Fly fishing for bass – Positive turnover Part one
‘The good news about catching big bass is that anyone who can cast twenty yards (not a hundred and twenty),who is willing to approach the business with an open mind and who has a moderate degree of patience, can succeed.’
Alan Vaughan – Hooked on Bass 1988
I can cast a fly from a boat to a 100lb Tarpon on a #7 rod. Tarpon flies are not very big, they’re certainly not bigger than a regular fly I might cast to a bass here in Wexford. However I would have a LOT of trouble landing a 100lb Tarpon on a #7 rod, whereas, if I wanted to cast a big autumn bass streamer into a southerly force five on a cool November day on the same gear I would also have a pile of trouble! I need to go up a couple of sizes, but I want my gear to remain in balance with the size of fish I’m trying to catch.
There’s a lot going on here, flies, lines, rods, fish size, conditions, casting, fighting fish!
Saltwater fly fishing for bass is not easy, or rather, fly ‘casting’ for bass is too often the very difficult part of it, if not the most difficult, part for many people. I’m on a constant search for ways and means to make it easier both for my customers and myself. One of these ‘ways’ that I have spent a hell of a lot of time on is turnover and fly delivery for bass.
I want my fly to land where I want it to be and I want to connect and control it immediately after it has landed.
Sometimes that’s not easy, in fact its downright bloody tough!
Under reasonably ‘normal’ circumstances most people can cast to bass or mullet or seatrout – anything from a light saltwater #6 through to a #7 will cover the fly size and fish perfectly. In sheltered estuaries its often all that we need. Taking a #6 or #7 out onto the open windy coast with bigger flies however has its limitations! Rather than fly size dictating the gear we use, oftentimes conditions are now setting the bar.
And lets face it, isn’t this where its at a lot of the time? Windy over the right side, waves breaking, rocky shores, line management, bigger flies – opportunities for bigger fish. We need all the help we can get. I am convinced of one thing though – good turnover at fifteen or eighteen yards is worth much more than dumping the fly at twenty five or twenty eight. And this is where we CAN do it easier and more effectively even though its tough!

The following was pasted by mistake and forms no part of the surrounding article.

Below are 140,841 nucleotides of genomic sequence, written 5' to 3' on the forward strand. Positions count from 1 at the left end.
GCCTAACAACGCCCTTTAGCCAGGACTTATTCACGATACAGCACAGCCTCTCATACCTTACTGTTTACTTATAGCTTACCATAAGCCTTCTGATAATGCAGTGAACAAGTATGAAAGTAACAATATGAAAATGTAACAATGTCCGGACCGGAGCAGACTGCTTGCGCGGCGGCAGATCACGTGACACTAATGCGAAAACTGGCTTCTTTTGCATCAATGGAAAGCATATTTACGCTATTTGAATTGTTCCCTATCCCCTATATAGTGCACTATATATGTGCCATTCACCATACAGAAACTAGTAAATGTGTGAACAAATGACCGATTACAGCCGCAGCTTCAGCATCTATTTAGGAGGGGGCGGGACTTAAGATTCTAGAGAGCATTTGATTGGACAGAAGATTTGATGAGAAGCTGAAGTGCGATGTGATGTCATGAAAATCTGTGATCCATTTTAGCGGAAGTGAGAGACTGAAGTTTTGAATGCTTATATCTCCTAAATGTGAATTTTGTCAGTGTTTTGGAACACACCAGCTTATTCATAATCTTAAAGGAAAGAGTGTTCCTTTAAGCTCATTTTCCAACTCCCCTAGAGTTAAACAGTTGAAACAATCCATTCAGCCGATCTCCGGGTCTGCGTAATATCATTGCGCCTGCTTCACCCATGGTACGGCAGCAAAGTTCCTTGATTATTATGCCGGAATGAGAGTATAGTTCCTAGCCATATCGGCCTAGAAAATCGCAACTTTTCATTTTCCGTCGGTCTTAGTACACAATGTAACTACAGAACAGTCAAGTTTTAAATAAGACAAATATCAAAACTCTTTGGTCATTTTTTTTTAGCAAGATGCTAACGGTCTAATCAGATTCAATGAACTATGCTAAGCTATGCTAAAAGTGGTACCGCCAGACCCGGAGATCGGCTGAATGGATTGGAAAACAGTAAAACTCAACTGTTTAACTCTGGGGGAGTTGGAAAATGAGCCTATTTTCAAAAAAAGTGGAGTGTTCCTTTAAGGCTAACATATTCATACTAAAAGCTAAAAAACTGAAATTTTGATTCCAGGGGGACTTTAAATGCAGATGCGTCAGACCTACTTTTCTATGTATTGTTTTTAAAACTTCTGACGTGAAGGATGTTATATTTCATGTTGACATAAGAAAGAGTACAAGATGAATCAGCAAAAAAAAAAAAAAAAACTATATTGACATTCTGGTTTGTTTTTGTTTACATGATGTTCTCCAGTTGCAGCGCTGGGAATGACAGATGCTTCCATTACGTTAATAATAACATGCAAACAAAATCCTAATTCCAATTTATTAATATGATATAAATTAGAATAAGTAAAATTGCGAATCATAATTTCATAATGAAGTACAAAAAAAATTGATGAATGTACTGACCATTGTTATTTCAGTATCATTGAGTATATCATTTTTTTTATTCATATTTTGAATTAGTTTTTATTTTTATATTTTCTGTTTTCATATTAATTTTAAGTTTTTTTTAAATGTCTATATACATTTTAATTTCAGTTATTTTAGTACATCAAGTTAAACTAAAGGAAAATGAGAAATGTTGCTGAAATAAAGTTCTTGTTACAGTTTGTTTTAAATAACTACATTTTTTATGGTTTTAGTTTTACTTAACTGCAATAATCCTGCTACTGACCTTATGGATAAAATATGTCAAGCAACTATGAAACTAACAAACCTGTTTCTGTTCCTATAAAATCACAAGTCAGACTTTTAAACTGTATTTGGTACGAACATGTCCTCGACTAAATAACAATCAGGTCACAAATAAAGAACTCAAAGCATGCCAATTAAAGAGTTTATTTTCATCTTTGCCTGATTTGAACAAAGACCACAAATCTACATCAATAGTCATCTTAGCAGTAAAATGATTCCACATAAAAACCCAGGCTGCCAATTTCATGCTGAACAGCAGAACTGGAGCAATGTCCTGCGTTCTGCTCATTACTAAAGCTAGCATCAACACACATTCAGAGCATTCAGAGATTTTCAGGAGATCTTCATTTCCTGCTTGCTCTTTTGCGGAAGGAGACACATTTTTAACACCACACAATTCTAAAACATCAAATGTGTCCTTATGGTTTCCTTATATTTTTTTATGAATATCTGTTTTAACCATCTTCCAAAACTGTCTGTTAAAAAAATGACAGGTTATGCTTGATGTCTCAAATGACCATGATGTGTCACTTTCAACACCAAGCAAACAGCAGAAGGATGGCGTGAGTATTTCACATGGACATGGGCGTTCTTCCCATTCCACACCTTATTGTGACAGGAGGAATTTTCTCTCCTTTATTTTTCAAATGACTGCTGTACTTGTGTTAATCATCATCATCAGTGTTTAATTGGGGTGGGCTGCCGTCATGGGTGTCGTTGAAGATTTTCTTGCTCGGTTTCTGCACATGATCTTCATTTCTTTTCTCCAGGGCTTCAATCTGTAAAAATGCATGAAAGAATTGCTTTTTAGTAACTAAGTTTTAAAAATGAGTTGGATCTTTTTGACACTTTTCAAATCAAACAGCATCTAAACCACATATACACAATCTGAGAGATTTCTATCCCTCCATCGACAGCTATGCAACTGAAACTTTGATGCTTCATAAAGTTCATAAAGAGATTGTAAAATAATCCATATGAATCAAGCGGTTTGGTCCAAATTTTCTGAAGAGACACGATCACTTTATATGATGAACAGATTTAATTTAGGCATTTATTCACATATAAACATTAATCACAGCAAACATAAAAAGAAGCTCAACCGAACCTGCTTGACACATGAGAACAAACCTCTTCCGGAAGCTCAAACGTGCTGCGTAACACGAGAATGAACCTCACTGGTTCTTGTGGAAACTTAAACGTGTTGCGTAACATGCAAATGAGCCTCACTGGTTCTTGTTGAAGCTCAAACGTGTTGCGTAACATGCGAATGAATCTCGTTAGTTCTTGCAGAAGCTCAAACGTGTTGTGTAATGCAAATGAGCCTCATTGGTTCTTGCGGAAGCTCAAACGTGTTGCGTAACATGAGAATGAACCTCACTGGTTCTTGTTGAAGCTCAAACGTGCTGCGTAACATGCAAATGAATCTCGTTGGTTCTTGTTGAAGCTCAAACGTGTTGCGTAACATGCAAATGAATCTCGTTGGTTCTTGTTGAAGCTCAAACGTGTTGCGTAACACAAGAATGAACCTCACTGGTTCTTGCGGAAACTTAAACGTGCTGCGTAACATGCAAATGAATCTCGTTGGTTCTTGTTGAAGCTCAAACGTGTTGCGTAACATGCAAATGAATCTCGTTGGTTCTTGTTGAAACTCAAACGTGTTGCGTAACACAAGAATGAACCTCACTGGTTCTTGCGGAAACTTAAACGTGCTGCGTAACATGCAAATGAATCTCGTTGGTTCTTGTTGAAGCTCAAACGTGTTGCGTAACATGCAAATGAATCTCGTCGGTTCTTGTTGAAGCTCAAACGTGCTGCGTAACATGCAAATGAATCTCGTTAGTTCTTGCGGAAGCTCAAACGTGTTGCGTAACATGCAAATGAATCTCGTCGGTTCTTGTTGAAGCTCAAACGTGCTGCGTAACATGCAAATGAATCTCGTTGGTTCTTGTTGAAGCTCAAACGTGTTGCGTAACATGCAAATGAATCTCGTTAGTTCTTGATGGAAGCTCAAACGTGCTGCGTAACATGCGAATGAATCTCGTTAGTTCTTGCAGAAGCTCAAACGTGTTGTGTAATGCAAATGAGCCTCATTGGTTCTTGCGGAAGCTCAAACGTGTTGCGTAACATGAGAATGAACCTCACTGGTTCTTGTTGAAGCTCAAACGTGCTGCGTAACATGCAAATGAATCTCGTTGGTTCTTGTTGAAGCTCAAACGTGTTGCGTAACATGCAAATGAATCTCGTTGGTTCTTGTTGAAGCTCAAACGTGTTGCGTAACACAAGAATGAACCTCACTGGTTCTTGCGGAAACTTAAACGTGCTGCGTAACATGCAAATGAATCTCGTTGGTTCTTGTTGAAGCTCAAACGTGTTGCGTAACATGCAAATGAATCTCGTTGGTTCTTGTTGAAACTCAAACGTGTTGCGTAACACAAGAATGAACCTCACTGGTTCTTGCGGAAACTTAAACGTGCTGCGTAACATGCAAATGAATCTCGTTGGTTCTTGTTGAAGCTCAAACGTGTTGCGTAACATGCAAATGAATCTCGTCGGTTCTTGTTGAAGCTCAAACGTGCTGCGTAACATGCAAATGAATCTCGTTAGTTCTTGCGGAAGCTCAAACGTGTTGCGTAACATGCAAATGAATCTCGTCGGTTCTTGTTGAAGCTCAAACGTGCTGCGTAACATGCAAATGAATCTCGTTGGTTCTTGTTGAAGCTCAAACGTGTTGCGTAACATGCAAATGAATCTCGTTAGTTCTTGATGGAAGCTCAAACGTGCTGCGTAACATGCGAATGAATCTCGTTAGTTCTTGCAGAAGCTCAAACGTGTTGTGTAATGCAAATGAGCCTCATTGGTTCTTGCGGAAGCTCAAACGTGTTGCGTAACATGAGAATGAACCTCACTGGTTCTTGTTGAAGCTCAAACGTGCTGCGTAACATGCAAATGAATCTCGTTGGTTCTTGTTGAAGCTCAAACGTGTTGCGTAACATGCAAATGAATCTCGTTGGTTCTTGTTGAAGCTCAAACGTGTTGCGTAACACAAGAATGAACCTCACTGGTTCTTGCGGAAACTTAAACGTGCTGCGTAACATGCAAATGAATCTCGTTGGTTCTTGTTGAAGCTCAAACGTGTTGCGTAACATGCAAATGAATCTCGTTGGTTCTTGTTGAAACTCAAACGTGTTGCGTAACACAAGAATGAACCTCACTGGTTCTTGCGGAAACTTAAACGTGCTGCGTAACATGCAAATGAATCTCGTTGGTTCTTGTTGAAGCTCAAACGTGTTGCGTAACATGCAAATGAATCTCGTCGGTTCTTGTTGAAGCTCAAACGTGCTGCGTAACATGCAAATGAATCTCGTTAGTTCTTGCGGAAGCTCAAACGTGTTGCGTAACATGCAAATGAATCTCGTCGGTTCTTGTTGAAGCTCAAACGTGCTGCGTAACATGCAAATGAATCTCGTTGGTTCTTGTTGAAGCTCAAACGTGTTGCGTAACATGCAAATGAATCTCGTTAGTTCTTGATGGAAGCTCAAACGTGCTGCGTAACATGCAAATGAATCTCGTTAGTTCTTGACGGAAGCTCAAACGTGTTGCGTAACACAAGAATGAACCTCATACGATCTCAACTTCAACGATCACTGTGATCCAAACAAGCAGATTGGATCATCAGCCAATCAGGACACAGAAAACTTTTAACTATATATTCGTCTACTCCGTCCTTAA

Don’t think distance (and often having to deal with the subsequent recovery) think getting closer, more accurately and with a better ‘straight to’ swim – IMMEDIATELY.
If you are one of those lucky people who can cast nice flies into strong head winds a considerable distance with good turnover and still manage the line – awesome!
And if you are not?
What are we exactly required to do? What is it that saltwater bass fishing requires of our fly casting and fishing in these circumstances? How do we make it easier?
- On a rocky windy coast with rising tide
- Early tide steps
- We are casting and moving from target to target – nearly always
- We need to fish early in the rise with a floating or very slow intermediate line –
- Turnover and delivery needs to be excellent
- A longer polyleader on the floater – 10’-0” (float or slow sink)
- A shorter polyleader on the inter – 8’-0” (slow sink)
- A fly that rides high ‘hollow fleye’ tied dense, or popper
- To some extent we are often casting at or close to very specific possible white water locations or to fish we can see
- Some accuracy is required especially if sight fishing (rarely)
- We are not drifting flies
- We are not blind casting
- We don’t cast constantly
- Its likely we will see some fish
- We are thinking very quickly
- We don’t need to cast far, fish are always just behind the waves following them in to pick up opportunities
- Expectations of big fish are high
- Flies are often fished fast in shallow water – stopped when possible
- CASTER SKILL – distance decreased – accuracy high – turnover high – line management medium
- Mid tide steps
- We are pushed back from our targets, faster and more frequently
- Water depth is increasing and with wave activity a switch to an intermediate is good
- We will need to increase our casting distance a little
- The density of our fly is decreased, its getting down a little more
- The size of our fly is increased a little
- Switch to a shorter leader on the intermediate – 6’-0”
- Our chance to drift flies may increase – change to a floater with an intermediate polyleader if the opportunity presents
- Less accuracy is required
- Turnover needs to be good
- Our ‘blind’ casting increases more and more to remembered ‘hot spots’
- Retrieve speeds vary – mid water
- Expectations of big fish decrease
- CASTER SKILL – distance increased – accuracy decreased – turnover increased – line management high
- High tide steps
- We are a considerable distance from our initial start
- Water levels are much increased
- Fly size is increased again
- Sink rate of leader is increased if remaining on intermediate line
- Depending on location (tidal movement) a change of line to S3 or similar might be strategic
- Leader length is decreased – 4’-0”
- Blind casting increases
- Expectations of bigger fish increase again
- Distance is not a requirement
- Flies are fished slow and down (depending on overall depth presented)
- CASTER SKILL – distance decreased – accuracy decreased – turnover good – line management medium
- Some further notes here – Little casts for bigger fish
- Early tide steps